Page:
the government to be exonerated. Along with all the other challenges of making a movie, to have lawyers sitting there...
There was no doubt in my mind that she was innocent. And they did exonerate her, after the film. But because of her
manner, she was condemned. She wasn't the weeping, screaming, bereaved mother - she was more like 'None'a your fucking
business how I feel!' There are people you just want to tell, 'You know, you'll get further in life if you just...' She
was vilified for the shape of her eyebrows, because they pointed down and she looked mad all the time. (Meryl Streep,
Entertainment Weekly, March 2000)
The case further evolved during the making of the film. New evidence emerged in 1986 when a remaining item of clothing
was found – which the police had maintained for years did not exist. Lindy was released from prison, and her life sentence
was remitted. The Chamberlains were acquitted by the Supreme Court in September 1988 and their convictions were overturned.
Just in time, "A Cry in the Dark" released theaters in Australia to critical success. The New York Times called her performance
"stunning... with the kind of virtuosity that seems to redefine the possibilities of screen acting." Streep won the AFI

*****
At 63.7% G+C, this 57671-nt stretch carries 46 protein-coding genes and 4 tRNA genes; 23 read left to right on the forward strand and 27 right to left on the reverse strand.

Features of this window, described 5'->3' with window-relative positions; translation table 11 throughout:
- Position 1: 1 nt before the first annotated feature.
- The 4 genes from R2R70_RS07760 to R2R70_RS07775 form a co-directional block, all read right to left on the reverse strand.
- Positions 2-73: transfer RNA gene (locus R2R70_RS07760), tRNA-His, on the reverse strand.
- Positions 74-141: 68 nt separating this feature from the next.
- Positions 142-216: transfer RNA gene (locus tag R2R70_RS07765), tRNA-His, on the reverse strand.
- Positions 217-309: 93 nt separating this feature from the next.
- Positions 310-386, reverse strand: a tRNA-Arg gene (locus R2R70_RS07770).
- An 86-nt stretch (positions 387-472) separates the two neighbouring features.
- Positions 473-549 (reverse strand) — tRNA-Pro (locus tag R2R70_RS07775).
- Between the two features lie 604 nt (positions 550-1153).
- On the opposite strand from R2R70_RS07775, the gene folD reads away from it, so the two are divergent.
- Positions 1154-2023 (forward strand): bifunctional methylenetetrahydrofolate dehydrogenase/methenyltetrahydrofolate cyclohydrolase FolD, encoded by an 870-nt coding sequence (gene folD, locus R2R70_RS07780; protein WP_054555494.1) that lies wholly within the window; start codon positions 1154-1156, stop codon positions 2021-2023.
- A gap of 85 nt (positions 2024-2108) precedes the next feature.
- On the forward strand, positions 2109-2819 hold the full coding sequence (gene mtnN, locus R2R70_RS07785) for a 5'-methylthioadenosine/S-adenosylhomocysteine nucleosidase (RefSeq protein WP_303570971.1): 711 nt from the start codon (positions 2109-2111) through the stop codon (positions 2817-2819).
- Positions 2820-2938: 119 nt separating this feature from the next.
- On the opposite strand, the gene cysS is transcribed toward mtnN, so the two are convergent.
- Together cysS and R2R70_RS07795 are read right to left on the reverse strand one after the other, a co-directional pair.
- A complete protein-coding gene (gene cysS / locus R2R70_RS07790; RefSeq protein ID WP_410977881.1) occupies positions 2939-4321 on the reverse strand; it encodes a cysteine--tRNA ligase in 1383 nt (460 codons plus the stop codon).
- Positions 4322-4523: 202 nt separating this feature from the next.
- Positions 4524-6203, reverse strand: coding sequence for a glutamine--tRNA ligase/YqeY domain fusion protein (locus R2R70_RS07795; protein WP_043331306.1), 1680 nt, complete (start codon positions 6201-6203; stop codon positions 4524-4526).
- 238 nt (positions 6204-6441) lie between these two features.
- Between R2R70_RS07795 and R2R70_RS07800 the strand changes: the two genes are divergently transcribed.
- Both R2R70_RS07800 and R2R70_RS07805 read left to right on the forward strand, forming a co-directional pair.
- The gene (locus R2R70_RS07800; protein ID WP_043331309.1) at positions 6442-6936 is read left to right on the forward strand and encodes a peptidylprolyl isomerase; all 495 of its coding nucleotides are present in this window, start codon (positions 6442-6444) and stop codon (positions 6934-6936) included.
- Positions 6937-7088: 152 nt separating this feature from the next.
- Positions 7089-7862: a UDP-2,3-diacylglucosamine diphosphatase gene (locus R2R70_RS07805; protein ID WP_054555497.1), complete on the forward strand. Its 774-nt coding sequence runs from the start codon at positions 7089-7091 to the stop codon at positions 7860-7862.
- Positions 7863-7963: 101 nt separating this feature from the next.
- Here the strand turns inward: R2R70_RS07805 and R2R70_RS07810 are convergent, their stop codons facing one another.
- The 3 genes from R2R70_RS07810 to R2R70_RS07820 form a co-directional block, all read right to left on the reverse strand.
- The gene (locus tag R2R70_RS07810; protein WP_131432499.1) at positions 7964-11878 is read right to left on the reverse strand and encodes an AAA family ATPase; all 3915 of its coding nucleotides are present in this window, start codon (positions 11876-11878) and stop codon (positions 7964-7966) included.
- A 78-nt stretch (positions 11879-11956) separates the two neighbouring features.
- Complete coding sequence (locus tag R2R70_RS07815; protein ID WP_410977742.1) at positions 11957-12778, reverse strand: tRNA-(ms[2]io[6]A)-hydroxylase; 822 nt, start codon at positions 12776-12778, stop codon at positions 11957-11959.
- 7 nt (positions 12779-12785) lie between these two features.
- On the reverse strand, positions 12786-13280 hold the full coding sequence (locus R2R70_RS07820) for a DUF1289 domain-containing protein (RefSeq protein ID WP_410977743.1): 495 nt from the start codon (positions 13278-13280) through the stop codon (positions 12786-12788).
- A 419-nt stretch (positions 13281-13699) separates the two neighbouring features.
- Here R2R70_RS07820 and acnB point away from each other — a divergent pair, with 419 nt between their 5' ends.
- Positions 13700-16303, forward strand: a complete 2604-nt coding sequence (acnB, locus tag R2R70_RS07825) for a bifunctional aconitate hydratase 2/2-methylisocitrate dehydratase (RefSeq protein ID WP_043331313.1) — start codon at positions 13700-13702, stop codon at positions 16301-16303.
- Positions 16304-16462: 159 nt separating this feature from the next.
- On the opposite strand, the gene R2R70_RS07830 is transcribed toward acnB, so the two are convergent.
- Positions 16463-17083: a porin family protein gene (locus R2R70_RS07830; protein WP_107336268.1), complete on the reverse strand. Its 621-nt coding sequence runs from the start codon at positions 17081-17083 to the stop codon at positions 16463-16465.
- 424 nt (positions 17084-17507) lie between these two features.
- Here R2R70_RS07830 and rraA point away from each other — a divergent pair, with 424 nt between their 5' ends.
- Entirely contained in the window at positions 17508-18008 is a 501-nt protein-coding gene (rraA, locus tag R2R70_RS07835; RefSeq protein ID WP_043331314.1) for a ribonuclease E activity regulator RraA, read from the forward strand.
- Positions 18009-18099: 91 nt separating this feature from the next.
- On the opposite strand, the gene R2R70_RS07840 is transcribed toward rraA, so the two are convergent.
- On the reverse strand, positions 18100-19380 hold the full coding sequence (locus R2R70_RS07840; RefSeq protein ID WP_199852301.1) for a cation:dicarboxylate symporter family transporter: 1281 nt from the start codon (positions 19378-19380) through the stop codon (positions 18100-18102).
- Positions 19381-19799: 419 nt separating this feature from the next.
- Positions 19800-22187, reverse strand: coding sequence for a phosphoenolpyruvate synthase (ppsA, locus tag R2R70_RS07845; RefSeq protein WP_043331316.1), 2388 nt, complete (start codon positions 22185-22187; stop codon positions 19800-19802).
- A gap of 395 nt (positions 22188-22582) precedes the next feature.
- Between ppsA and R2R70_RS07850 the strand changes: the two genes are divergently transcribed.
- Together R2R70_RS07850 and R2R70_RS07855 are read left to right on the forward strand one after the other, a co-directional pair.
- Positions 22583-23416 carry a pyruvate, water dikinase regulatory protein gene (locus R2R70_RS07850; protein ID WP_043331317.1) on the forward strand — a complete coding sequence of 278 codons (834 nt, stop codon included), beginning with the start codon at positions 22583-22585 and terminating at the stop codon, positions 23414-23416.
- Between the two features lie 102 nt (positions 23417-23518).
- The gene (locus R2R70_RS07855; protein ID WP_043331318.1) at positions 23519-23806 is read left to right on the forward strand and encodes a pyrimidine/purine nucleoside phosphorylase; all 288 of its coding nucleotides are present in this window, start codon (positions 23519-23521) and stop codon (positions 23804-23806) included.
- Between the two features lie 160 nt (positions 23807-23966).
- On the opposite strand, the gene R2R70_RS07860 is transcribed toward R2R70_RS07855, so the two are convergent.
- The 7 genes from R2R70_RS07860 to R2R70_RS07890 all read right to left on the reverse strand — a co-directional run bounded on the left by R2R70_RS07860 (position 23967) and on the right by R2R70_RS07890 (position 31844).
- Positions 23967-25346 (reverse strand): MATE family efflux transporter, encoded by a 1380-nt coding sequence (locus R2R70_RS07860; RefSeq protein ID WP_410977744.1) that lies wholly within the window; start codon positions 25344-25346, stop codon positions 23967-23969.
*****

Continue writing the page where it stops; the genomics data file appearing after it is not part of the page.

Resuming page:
Award, Australia's Oscar equivalent, she was awarded Best Actress at the Cannes Film Festival in 1989, the New York Film
Critics Circle Award and received Golden Globe and Academy Award nominations.
Simply Streep's Review
In "A Cry in the Dark", Meryl Streep delivers a tour-de-force performance and succeeds in giving Lindy Chamberlain a voice
for the Australian public and a face for the wider world. The film's advantage is the script's almost documentary style -
what you see is what happened. If you have a look at bits from the original case, the resemblance is eerie.
When she appears on the screen, she dominates the film with brilliance. Accounts and speeches have been taken from court papers word for word, so the film does not
leave room for interpretation. Also, director Schepisi doesn't exclude the moments in which the Chamberlains failed to do the right thing, such as the press interview in which Lindy explains how dingoes peel their victim's skins.
It gives you an idea why people started to question her testimonies and her character. And this is the film's challenge - you sense that Lindy's behavior, her firm belief in truth and her religion leads to wrongful
accusations and eventual imprisonment, as the film focuses as much on the public interest in the case and the media frenzy
as it accurately chronicles the case. At times you wonder why she doesn't act more like the public expects in order to get
ouf of this story safe - but then you realise that this isn't fiction. The acting by Streep and Sam Neill is outstanding.
Meryl Streep has the character fully emerged. There is never a moment when the actress shines through. This is, in my
opinion, her best performance.
Awards & Nominations for Meryl Streep
Cannes Film Festival as Best Actress
Australian Film Award as Best Actress
New York Film Critics Award as Best Actress
Academy Award as Best Actress
Golden Globe Award as Best Actress